Sierra “Cece” Sims (pictured) was an exemplary and popular student at her Tennessee high school, but when the teen entered college, the stakes were higher and she could not keep up with the institution’s demands.
She turned to alcohol and even went to the extreme of faking her own kidnapping in an effort to exit her pressure-cooker existence. The young woman’s mother, Kathie, chose to share her daughter’s story on an upcoming segment of ABC-TV’s “20/20.”
As the daughter of Tommy Sims, who co-wrote the Grammy-winning Eric Clapton’s song, “Change the World,” Cece had pretty big shoes to fill and it seemed she was well on her way to do so. She was a homecoming queen, an accomplished guitar player and a basketball star at her high school. As a matter of fact, Cece was being courted by quite a few top-notch colleges for her basketball skills.
Auburn University was one of the colleges that came knocking the hardest at Cece’s door. “I remember when my assistant coach came to me and said, ‘You have got to come watch this kid play,’” Nell Fortner, the former head coach of women’s basketball at Auburn University, told 20/20.
Cece answered Auburn’s knock and wound up with a full scholarship to the Alabama school, which was only 300 miles away from her home.
Trying to acclimate herself to the rigors of first-year college life was not an easy feat for Cece. In addition to her course, she also had to fulfill the practice demands of being a college basketball player.
“Your schedule might take you to the Bahamas or Czech Republic or to Hawaii,” Fortner told 20/20. “They are going to get a great education tutoring. But they pay heavily for that because working out is tough. They are up at 5 in the morning, and they don’t get to bed ’til 11 at night.”
Cece could no longer play her beloved guitar because she just could not find the time.
Succumbing to the pressures of her newfound surroundings, the 18-year-old freshman began her slow descent into a dark place and secretly started binge drinking. “Because her energy and her personality was always so bubbly, nobody thought for one second there was a problem,” Fortner said.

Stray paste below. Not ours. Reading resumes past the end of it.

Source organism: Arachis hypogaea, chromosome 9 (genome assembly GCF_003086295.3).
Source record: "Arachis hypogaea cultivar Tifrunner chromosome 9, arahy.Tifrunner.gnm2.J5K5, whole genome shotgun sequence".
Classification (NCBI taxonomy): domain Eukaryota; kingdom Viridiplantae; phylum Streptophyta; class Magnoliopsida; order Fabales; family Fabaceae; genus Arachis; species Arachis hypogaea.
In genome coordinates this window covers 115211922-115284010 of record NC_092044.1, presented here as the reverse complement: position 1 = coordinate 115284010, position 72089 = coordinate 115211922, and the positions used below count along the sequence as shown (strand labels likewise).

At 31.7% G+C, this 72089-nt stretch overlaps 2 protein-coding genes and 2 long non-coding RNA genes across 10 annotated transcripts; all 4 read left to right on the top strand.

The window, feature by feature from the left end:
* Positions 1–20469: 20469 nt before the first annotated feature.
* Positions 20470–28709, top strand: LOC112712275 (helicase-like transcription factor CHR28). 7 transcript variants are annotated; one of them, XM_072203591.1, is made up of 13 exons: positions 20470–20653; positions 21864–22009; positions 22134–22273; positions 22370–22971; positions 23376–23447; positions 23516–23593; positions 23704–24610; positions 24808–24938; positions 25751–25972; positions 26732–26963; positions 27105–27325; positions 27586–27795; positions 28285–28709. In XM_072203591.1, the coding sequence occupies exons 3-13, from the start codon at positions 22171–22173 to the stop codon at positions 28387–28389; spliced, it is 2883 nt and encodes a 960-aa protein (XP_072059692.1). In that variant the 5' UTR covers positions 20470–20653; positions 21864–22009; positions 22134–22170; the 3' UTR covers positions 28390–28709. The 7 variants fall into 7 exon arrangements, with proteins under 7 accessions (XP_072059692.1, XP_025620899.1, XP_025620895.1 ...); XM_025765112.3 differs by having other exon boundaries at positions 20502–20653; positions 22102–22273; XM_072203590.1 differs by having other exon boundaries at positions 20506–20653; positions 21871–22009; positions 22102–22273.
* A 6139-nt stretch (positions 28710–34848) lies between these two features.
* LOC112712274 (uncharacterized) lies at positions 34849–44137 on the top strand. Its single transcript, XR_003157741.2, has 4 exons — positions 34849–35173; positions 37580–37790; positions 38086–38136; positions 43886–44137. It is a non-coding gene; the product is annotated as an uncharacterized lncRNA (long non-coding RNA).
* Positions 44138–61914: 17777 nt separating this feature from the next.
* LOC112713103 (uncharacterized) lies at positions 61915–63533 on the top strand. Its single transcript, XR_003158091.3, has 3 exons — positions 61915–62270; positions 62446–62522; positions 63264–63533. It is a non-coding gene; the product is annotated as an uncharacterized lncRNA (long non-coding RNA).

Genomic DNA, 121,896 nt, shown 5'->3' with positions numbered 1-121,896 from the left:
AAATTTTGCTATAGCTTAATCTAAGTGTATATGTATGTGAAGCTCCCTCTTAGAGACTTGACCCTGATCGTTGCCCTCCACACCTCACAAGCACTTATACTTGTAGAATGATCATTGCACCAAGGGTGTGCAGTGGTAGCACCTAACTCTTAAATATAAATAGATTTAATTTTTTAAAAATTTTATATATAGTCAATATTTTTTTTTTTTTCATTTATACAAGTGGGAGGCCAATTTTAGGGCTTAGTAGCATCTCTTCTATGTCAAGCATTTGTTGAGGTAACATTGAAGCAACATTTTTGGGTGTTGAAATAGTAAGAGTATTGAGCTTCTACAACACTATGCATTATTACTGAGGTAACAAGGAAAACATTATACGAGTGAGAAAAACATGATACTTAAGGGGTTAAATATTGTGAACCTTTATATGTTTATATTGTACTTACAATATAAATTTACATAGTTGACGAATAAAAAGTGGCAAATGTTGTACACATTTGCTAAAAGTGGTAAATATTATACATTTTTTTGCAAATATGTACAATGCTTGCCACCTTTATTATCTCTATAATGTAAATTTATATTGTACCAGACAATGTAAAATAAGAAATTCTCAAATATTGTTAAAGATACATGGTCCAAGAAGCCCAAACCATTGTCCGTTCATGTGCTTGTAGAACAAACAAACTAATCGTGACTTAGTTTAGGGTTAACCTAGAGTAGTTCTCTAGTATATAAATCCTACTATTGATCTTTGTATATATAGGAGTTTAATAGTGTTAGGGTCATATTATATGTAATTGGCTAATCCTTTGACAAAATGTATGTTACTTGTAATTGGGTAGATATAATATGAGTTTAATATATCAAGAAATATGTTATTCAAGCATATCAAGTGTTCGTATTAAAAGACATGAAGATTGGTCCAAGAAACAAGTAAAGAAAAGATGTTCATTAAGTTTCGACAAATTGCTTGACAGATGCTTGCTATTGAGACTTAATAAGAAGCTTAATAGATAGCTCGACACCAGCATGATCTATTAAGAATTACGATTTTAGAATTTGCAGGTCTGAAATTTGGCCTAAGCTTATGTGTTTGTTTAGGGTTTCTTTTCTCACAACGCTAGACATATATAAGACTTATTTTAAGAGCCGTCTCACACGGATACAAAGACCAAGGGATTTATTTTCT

One day, when she felt she could no longer cope with her schoolwork and athletic demands, Cece called home and told her mom she wanted to come home. Kathie instead urged her daughter to seek the help of her coach who was someone she could trust.
According to Fortner, Cece’s drinking was not evident because she always appeared to be on such a high with her vivacious personality. On one particular day, Cece called Fortner to tell her about a campus concert she attended. Fortner responded by stating, “I am glad you are enjoying it, but, remember, we have practice at 6 in the morning, so make sure you set your alarm,’” Fortner recalled. “She goes, ‘Oh yeah…I have got 5 alarms set.’”
Cece never showed up the next day for practice. Fortner told 20/20 that when Cece failed to show up for her drills, she immediately experienced a sinking feeling. When word got out that Cece was a no-show at basketball practice, students came forward to offer up information about some goings-on the night before at Cece’s dorm. Witnesses stated that Cece was seen storming out the dorm’s back door, climbing onto a bike and peddling into the night.
An Amber Alert was issued and a search for the school’s star basketball player was quickly pulled together involving the police, FBI and state troopers.
Twenty-four hours had gone by since Cece’s unexplained disappearance when an officer stumbled upon the young woman. “One of the policemen who were searching for her almost hit her,” Kathie told 20/20. “She looked right at him and said, ‘I’m Cece Sims,’ and he just melted.”
At the police station Cece recounted a bizarre story about her disappearance.
“Cece said that she walked out of the dorm and a truck pulled up,” Fortner recounted to 20/20. “It was a man and a woman, and they dragged her into the truck…they forced pills and alcohol down her, and, there, they kidnapped her.”
The story that Cece had conjured up was untrue, according to her mom. Instead, Cece reportedly hightailed it to a Wal-Mart just a few miles from the school and drank for the next 18 hours.
Sims later decided to share her lapse in judgment with the media movement “I am Second.” “I didn’t want to disappoint my parents. And so I thought, ‘What better of a way than to say I was kidnapped?’ That way, I wouldn’t have to quit and be known as a quitter,” said Sims, in a video posted on the website iamsecond.com.
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